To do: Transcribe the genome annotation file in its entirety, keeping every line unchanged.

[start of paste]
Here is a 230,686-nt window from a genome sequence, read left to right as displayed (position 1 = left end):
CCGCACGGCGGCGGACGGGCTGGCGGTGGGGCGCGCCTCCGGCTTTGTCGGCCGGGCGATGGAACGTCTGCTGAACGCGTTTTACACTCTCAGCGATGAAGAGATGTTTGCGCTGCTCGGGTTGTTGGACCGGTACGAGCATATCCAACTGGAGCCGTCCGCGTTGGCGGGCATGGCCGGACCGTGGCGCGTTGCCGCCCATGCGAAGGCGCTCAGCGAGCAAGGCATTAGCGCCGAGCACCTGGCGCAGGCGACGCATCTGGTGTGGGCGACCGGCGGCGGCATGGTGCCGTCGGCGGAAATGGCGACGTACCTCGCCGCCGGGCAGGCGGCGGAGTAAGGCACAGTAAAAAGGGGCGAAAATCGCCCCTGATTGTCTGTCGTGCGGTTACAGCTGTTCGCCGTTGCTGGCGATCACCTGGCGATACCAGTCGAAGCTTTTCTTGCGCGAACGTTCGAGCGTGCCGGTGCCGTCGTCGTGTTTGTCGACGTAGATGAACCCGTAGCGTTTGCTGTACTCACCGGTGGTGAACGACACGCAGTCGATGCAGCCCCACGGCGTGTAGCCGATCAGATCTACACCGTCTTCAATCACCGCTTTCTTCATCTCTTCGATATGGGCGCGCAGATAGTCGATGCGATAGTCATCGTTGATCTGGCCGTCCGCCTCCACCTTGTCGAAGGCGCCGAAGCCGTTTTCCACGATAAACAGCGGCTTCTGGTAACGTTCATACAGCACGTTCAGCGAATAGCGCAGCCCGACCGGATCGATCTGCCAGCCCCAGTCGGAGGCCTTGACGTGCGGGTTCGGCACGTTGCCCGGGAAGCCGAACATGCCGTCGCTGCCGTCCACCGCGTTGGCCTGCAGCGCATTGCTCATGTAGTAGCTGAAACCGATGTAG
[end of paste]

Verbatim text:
Here is a 230,686-nt window from a genome sequence, read left to right as displayed (position 1 = left end):
CCGCACGGCGGCGGACGGGCTGGCGGTGGGGCGCGCCTCCGGCTTTGTCGGCCGGGCGATGGAACGTCTGCTGAACGCGTTTTACACTCTCAGCGATGAAGAGATGTTTGCGCTGCTCGGGTTGTTGGACCGGTACGAGCATATCCAACTGGAGCCGTCCGCGTTGGCGGGCATGGCCGGACCGTGGCGCGTTGCCGCCCATGCGAAGGCGCTCAGCGAGCAAGGCATTAGCGCCGAGCACCTGGCGCAGGCGACGCATCTGGTGTGGGCGACCGGCGGCGGCATGGTGCCGTCGGCGGAAATGGCGACGTACCTCGCCGCCGGGCAGGCGGCGGAGTAAGGCACAGTAAAAAGGGGCGAAAATCGCCCCTGATTGTCTGTCGTGCGGTTACAGCTGTTCGCCGTTGCTGGCGATCACCTGGCGATACCAGTCGAAGCTTTTCTTGCGCGAACGTTCGAGCGTGCCGGTGCCGTCGTCGTGTTTGTCGACGTAGATGAACCCGTAGCGTTTGCTGTACTCACCGGTGGTGAACGACACGCAGTCGATGCAGCCCCACGGCGTGTAGCCGATCAGATCTACACCGTCTTCAATCACCGCTTTCTTCATCTCTTCGATATGGGCGCGCAGATAGTCGATGCGATAGTCATCGTTGATCTGGCCGTCCGCCTCCACCTTGTCGAAGGCGCCGAAGCCGTTTTCCACGATAAACAGCGGCTTCTGGTAACGTTCATACAGCACGTTCAGCGAATAGCGCAGCCCGACCGGATCGATCTGCCAGCCCCAGTCGGAGGCCTTGACGTGCGGGTTCGGCACGTTGCCCGGGAAGCCGAACATGCCGTCGCTGCCGTCCACCGCGTTGGCCTGCAGCGCATTGCTCATGTAGTAGCTGAAACCGATGTAG